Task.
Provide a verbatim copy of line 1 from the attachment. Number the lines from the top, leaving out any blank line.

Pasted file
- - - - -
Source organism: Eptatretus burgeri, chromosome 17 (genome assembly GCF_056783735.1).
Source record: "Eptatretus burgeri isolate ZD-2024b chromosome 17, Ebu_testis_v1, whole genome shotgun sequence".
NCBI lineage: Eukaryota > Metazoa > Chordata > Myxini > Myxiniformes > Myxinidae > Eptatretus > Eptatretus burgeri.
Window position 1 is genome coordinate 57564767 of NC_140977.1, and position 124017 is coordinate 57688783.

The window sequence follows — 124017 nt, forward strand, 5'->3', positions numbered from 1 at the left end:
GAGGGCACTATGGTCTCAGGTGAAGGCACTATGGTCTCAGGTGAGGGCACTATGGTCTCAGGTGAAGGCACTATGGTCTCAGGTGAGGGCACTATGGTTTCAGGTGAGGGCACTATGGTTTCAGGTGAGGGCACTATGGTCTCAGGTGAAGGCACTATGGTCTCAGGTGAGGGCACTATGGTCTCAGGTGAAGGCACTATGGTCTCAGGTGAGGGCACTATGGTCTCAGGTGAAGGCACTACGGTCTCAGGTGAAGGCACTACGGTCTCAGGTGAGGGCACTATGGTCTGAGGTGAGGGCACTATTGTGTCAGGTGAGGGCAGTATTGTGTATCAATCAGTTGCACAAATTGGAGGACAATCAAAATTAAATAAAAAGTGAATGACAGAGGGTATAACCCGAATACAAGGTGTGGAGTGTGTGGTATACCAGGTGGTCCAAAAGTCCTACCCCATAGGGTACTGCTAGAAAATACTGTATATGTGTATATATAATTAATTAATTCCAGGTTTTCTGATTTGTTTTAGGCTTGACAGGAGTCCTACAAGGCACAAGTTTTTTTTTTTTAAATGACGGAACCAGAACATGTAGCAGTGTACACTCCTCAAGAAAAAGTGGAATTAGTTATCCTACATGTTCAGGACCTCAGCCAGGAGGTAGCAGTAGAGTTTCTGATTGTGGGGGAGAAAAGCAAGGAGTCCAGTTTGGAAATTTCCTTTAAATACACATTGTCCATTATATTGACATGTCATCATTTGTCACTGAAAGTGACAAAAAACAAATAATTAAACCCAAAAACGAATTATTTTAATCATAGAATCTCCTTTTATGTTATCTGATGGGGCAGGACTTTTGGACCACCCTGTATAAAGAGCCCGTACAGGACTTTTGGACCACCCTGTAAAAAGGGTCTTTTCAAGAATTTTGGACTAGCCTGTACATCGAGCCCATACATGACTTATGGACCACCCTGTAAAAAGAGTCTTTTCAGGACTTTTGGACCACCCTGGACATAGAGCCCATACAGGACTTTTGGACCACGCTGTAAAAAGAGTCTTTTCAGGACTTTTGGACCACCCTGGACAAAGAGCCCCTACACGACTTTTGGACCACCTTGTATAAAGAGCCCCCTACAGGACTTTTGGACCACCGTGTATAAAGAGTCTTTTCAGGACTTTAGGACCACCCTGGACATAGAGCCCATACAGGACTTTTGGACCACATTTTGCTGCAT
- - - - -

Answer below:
Source organism: Eptatretus burgeri, chromosome 17 (genome assembly GCF_056783735.1).